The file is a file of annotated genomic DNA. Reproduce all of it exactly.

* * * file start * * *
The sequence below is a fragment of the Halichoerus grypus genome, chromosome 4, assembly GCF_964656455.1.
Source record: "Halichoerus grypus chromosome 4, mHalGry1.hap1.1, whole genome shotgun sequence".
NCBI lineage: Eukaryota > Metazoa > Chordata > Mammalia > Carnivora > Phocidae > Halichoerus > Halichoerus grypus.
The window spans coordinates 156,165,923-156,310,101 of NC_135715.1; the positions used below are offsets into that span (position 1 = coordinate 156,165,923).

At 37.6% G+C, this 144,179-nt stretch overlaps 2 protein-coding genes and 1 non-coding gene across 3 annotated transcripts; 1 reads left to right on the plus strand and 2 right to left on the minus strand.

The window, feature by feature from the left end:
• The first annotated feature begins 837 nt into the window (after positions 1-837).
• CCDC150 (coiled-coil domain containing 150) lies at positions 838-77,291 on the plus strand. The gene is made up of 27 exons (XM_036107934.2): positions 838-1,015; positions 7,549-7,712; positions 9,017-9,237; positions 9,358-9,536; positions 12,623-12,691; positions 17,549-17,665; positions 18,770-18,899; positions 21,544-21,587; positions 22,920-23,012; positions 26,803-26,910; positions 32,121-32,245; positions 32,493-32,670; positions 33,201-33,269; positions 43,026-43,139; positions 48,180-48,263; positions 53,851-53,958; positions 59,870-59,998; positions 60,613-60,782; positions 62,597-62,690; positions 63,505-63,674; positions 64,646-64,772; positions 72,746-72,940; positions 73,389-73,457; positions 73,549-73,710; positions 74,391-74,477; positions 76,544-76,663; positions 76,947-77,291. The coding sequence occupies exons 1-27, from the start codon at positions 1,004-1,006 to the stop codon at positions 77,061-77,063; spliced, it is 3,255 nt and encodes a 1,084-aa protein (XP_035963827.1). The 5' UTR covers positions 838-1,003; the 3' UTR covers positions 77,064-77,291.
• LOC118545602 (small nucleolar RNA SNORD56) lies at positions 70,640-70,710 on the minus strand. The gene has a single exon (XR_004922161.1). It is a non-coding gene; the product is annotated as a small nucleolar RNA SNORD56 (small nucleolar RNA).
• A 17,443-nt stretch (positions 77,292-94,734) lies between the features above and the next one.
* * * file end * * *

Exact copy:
The sequence below is a fragment of the Halichoerus grypus genome, chromosome 4, assembly GCF_964656455.1.
Source record: "Halichoerus grypus chromosome 4, mHalGry1.hap1.1, whole genome shotgun sequence".
NCBI lineage: Eukaryota > Metazoa > Chordata > Mammalia > Carnivora > Phocidae > Halichoerus > Halichoerus grypus.
The window spans coordinates 156,165,923-156,310,101 of NC_135715.1; the positions used below are offsets into that span (position 1 = coordinate 156,165,923).

At 37.6% G+C, this 144,179-nt stretch overlaps 2 protein-coding genes and 1 non-coding gene across 3 annotated transcripts; 1 reads left to right on the plus strand and 2 right to left on the minus strand.

The window, feature by feature from the left end:
• The first annotated feature begins 837 nt into the window (after positions 1-837).
• CCDC150 (coiled-coil domain containing 150) lies at positions 838-77,291 on the plus strand. The gene is made up of 27 exons (XM_036107934.2): positions 838-1,015; positions 7,549-7,712; positions 9,017-9,237; positions 9,358-9,536; positions 12,623-12,691; positions 17,549-17,665; positions 18,770-18,899; positions 21,544-21,587; positions 22,920-23,012; positions 26,803-26,910; positions 32,121-32,245; positions 32,493-32,670; positions 33,201-33,269; positions 43,026-43,139; positions 48,180-48,263; positions 53,851-53,958; positions 59,870-59,998; positions 60,613-60,782; positions 62,597-62,690; positions 63,505-63,674; positions 64,646-64,772; positions 72,746-72,940; positions 73,389-73,457; positions 73,549-73,710; positions 74,391-74,477; positions 76,544-76,663; positions 76,947-77,291. The coding sequence occupies exons 1-27, from the start codon at positions 1,004-1,006 to the stop codon at positions 77,061-77,063; spliced, it is 3,255 nt and encodes a 1,084-aa protein (XP_035963827.1). The 5' UTR covers positions 838-1,003; the 3' UTR covers positions 77,064-77,291.
• LOC118545602 (small nucleolar RNA SNORD56) lies at positions 70,640-70,710 on the minus strand. The gene has a single exon (XR_004922161.1). It is a non-coding gene; the product is annotated as a small nucleolar RNA SNORD56 (small nucleolar RNA).
• A 17,443-nt stretch (positions 77,292-94,734) lies between the features above and the next one.